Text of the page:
Cuban Baseball Players Deal With Dashed Hopes After the U.S. canceled the deal between Cuba and Major League Baseball, many players in Cuba are left with few options for their future.

Cuban Baseball Players Deal With Dashed Hopes

Cuban Baseball Players Deal With Dashed Hopes

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After the U.S. canceled the deal between Cuba and Major League Baseball, many players in Cuba are left with few options for their future.


Major League Baseball hasn't given up on making a deal with Cuba. It's still searching for ways to sign the island's star players. This, after the Trump administration canceled a deal brokered by President Obama that would've let Cuban athletes come play in the U.S. without defecting.

MLB has hired new lobbyists, and its commissioner recently met with President Trump. But as NPR's Carrie Kahn reports, the Cuban players are now dealing with dashed hopes and disappointment.

UNIDENTIFIED PERSON: (Speaking Spanish).

CARRIE KAHN, BYLINE: Players warm up on the field at the Latinoamericano Stadium in Havana for a hot Sunday afternoon game.


KAHN: While batters take practice swings, pitcher Pavel Hernandez Bruce, with a 93-mile-an-hour fastball, says he was taken by surprise to see his name on the Cuban Baseball Federation's list of 34 players unveiled in April.

PAVEL HERNANDEZ BRUCE: (Speaking Spanish).

KAHN: "I was just watching TV and found my name on the list," he says. That meant U.S. Major League Baseball scouts could legally sign him up for play through the deal brokered during President Obama's warming of relations with Cuba.

HERNANDEZ BRUCE: (Speaking Spanish).

KAHN: "It's something I've always wanted," he says, "going to play in the U.S. major leagues."

But less than a week after the list was released, President Trump canceled the MLB deal, claiming the U.S. doesn't do business with Cuba's Communist leaders and that Cuba's Baseball Federation is controlled by the regime.


KAHN: That topic and all things baseball are routinely discussed in the heated tones in Havana's famous Parque Central - Central Park.

JUAN DE DIOS: (Speaking Spanish).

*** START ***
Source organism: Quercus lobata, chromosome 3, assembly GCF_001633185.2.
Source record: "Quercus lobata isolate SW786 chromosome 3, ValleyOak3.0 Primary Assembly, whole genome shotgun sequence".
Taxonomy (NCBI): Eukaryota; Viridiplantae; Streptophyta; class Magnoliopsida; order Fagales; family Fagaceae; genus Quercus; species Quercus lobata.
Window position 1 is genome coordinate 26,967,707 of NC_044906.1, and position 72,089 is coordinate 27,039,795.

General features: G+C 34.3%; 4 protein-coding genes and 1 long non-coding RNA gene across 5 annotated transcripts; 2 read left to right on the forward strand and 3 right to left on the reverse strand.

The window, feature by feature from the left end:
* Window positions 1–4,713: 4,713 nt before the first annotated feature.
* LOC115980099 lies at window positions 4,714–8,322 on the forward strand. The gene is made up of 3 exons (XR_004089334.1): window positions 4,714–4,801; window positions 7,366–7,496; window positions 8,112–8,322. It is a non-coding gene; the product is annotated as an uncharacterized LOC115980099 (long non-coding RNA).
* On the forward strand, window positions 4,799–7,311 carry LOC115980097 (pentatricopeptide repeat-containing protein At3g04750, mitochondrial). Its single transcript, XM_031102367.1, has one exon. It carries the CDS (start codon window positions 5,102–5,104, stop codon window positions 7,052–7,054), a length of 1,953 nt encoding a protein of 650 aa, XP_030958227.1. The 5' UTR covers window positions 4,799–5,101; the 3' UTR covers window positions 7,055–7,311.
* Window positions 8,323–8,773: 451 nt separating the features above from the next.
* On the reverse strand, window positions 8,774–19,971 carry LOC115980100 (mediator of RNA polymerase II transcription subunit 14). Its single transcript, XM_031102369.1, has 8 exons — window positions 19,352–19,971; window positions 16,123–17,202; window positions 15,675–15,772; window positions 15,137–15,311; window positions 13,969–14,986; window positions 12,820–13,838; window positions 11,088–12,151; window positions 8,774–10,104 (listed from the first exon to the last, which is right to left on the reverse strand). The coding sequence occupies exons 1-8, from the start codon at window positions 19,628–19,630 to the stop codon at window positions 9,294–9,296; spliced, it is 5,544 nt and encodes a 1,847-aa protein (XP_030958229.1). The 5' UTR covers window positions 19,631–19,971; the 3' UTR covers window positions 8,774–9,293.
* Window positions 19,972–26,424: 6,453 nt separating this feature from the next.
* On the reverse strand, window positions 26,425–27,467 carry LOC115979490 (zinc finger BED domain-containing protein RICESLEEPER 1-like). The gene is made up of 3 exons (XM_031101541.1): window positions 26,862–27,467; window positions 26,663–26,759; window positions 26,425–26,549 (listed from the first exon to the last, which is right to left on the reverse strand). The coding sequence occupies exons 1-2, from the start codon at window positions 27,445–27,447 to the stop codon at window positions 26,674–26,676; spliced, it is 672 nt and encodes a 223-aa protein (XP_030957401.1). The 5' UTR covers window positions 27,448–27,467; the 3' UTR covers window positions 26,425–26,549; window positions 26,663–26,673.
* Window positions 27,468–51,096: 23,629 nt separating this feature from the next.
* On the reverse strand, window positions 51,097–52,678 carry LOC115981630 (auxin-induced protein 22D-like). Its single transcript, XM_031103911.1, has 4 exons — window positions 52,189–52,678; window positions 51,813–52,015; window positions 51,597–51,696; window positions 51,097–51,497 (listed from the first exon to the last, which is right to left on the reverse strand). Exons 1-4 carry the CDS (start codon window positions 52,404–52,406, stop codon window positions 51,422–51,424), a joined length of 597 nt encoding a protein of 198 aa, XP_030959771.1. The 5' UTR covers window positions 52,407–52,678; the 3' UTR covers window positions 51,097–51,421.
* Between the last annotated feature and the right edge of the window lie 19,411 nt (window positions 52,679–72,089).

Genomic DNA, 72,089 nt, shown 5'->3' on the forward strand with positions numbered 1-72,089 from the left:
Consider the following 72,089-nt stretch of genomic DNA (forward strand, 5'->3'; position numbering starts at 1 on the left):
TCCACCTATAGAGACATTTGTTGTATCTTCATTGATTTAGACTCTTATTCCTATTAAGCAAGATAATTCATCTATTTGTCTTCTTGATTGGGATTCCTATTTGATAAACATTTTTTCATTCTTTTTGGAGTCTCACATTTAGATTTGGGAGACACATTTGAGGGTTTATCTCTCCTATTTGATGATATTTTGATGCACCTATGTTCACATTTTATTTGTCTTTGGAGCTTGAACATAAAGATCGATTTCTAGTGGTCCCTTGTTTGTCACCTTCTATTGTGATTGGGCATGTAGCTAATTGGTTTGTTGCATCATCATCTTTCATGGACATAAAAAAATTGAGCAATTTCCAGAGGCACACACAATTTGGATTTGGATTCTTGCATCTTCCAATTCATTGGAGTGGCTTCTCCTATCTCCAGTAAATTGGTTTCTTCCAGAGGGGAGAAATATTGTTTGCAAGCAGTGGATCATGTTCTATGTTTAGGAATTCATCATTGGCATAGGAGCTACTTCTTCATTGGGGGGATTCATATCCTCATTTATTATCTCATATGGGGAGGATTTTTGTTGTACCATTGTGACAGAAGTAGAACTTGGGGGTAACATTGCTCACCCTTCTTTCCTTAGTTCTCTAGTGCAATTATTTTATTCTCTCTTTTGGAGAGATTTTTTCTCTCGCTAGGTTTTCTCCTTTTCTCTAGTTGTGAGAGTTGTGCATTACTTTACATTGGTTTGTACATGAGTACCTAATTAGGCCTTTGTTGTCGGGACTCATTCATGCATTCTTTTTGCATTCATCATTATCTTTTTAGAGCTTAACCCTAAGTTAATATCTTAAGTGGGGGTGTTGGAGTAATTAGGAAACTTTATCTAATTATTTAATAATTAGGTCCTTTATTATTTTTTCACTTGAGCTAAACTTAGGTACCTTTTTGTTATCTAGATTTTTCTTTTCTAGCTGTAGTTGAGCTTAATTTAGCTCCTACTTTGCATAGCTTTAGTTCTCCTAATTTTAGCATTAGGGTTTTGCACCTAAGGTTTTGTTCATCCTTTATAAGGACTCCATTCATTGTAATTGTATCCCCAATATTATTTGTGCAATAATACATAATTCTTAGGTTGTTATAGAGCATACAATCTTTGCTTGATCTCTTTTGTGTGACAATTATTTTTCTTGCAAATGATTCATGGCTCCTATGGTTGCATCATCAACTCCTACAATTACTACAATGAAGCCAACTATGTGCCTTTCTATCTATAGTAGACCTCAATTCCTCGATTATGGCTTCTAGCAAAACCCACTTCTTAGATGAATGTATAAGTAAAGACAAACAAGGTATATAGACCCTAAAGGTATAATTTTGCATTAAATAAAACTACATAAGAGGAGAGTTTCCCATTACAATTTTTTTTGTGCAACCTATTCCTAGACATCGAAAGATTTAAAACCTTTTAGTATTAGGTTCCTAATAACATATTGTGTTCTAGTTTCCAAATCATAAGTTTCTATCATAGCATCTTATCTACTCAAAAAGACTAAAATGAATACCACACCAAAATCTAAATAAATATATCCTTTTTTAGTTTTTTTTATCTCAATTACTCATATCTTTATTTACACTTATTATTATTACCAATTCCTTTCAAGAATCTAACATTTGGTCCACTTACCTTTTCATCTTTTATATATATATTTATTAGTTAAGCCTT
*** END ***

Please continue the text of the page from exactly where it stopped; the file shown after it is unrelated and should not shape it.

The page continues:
KAHN: "All Cubans feel destroyed now," says Juan de Dios. "Canceling the deal was a cruel blow to the players," he said.

But Tony Salazar, sporting a Houston Astros cap, says everyone knows the government controls Cuba's Baseball Federation.

TONY SALAZAR: (Speaking Spanish).

KAHN: "If you play with the league, you aren't a free agent," he says. Salazar hopes something is worked out so the Cuban players don't have to risk so much to make it to the U.S.

For decades, Cuban players have had to defect to make it to the U.S. majors. They travel a dangerous path through Mexico, Haiti or the Dominican Republic in the hands of a network of smugglers. MLB said the new deal would put an end to that perilous practice. And, in fact, during the first four months of this year, not one player was smuggled off the island, says Cuban sports writer Francys Romero.

FRANCYS ROMERO: (Speaking Spanish).

KAHN: "The brakes were on. The whole exodus had stopped," says Romero, reached by phone in Miami. He says those numbers will inevitably rise again.

MLB is trying to persuade the Trump administration to reconsider the deal, but Trump officials say they won't work with Cuba until the island's regime stops its support of Venezuela. And that has put Major League Baseball in a tough spot, says Adrian Burgos, Jr., a history professor at the University of Illinois. He says MLB's reputation has been stained by the smugglers who operate in the sport, but the polarizing political times don't look favorable for a quick resolution.

ADRIAN BURGOS JR: And in the interim, it's really those Cuban baseball defectors who will have to carry the weight of the implications of this agreement not going into effect.


KAHN: Back at the Havana stadium, Hernandez's team is winning. He says he won't defect and will stay in Cuba and keep playing. Maybe Donald Trump won't get reelected next year, he says.

HERNANDEZ BRUCE: (Speaking Spanish).

KAHN: And with a chuckle, he says, "that's something the whole world is hoping for."

Carrie Kahn, NPR News, Havana.


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